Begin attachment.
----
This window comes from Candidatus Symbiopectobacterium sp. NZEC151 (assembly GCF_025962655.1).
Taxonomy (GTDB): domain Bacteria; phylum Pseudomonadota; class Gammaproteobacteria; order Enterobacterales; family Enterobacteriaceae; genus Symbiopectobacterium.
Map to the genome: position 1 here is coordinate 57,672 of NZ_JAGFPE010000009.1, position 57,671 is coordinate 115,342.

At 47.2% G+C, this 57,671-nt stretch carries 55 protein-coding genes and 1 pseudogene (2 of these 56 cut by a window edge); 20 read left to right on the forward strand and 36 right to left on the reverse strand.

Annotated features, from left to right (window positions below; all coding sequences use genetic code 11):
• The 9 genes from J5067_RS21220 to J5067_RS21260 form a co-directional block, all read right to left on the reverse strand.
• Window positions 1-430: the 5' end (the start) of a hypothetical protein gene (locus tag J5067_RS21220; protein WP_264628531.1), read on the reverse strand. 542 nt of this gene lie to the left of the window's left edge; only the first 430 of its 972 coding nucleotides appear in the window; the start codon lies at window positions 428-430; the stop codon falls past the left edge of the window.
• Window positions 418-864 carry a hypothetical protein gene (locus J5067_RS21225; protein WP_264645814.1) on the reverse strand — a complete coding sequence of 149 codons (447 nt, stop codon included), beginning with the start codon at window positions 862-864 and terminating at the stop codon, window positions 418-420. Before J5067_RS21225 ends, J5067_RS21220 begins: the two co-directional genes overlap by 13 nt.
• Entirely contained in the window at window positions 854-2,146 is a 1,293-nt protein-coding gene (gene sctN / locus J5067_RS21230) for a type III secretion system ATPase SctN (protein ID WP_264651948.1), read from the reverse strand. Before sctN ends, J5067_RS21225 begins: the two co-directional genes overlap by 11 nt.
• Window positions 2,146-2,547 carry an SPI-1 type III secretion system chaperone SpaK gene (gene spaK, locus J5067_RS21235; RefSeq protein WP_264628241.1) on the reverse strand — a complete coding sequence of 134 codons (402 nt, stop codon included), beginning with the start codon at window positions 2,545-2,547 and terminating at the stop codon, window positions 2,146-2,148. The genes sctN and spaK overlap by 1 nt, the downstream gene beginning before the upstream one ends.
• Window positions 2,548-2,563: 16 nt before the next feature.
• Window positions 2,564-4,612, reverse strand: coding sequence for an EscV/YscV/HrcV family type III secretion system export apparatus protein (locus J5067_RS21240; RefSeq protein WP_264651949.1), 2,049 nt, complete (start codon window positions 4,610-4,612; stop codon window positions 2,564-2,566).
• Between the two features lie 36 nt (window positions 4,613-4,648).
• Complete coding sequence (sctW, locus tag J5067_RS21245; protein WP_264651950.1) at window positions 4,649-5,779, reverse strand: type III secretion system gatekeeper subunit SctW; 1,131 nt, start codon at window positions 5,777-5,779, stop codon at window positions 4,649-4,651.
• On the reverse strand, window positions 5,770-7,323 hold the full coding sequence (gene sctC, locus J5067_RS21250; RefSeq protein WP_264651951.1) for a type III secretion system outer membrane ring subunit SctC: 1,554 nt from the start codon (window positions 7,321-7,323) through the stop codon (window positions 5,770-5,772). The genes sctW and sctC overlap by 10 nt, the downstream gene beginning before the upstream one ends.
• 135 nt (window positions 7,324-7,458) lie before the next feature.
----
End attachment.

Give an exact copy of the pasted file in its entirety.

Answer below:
This window comes from Candidatus Symbiopectobacterium sp. NZEC151 (assembly GCF_025962655.1).
Taxonomy (GTDB): domain Bacteria; phylum Pseudomonadota; class Gammaproteobacteria; order Enterobacterales; family Enterobacteriaceae; genus Symbiopectobacterium.
Map to the genome: position 1 here is coordinate 57,672 of NZ_JAGFPE010000009.1, position 57,671 is coordinate 115,342.

At 47.2% G+C, this 57,671-nt stretch carries 55 protein-coding genes and 1 pseudogene (2 of these 56 cut by a window edge); 20 read left to right on the forward strand and 36 right to left on the reverse strand.

Annotated features, from left to right (window positions below; all coding sequences use genetic code 11):
• The 9 genes from J5067_RS21220 to J5067_RS21260 form a co-directional block, all read right to left on the reverse strand.
• Window positions 1-430: the 5' end (the start) of a hypothetical protein gene (locus tag J5067_RS21220; protein WP_264628531.1), read on the reverse strand. 542 nt of this gene lie to the left of the window's left edge; only the first 430 of its 972 coding nucleotides appear in the window; the start codon lies at window positions 428-430; the stop codon falls past the left edge of the window.
• Window positions 418-864 carry a hypothetical protein gene (locus J5067_RS21225; protein WP_264645814.1) on the reverse strand — a complete coding sequence of 149 codons (447 nt, stop codon included), beginning with the start codon at window positions 862-864 and terminating at the stop codon, window positions 418-420. Before J5067_RS21225 ends, J5067_RS21220 begins: the two co-directional genes overlap by 13 nt.
• Entirely contained in the window at window positions 854-2,146 is a 1,293-nt protein-coding gene (gene sctN / locus J5067_RS21230) for a type III secretion system ATPase SctN (protein ID WP_264651948.1), read from the reverse strand. Before sctN ends, J5067_RS21225 begins: the two co-directional genes overlap by 11 nt.
• Window positions 2,146-2,547 carry an SPI-1 type III secretion system chaperone SpaK gene (gene spaK, locus J5067_RS21235; RefSeq protein WP_264628241.1) on the reverse strand — a complete coding sequence of 134 codons (402 nt, stop codon included), beginning with the start codon at window positions 2,545-2,547 and terminating at the stop codon, window positions 2,146-2,148. The genes sctN and spaK overlap by 1 nt, the downstream gene beginning before the upstream one ends.
• Window positions 2,548-2,563: 16 nt before the next feature.
• Window positions 2,564-4,612, reverse strand: coding sequence for an EscV/YscV/HrcV family type III secretion system export apparatus protein (locus J5067_RS21240; RefSeq protein WP_264651949.1), 2,049 nt, complete (start codon window positions 4,610-4,612; stop codon window positions 2,564-2,566).
• Between the two features lie 36 nt (window positions 4,613-4,648).
• Complete coding sequence (sctW, locus tag J5067_RS21245; protein WP_264651950.1) at window positions 4,649-5,779, reverse strand: type III secretion system gatekeeper subunit SctW; 1,131 nt, start codon at window positions 5,777-5,779, stop codon at window positions 4,649-4,651.
• On the reverse strand, window positions 5,770-7,323 hold the full coding sequence (gene sctC, locus J5067_RS21250; RefSeq protein WP_264651951.1) for a type III secretion system outer membrane ring subunit SctC: 1,554 nt from the start codon (window positions 7,321-7,323) through the stop codon (window positions 5,770-5,772). The genes sctW and sctC overlap by 10 nt, the downstream gene beginning before the upstream one ends.
• 135 nt (window positions 7,324-7,458) lie before the next feature.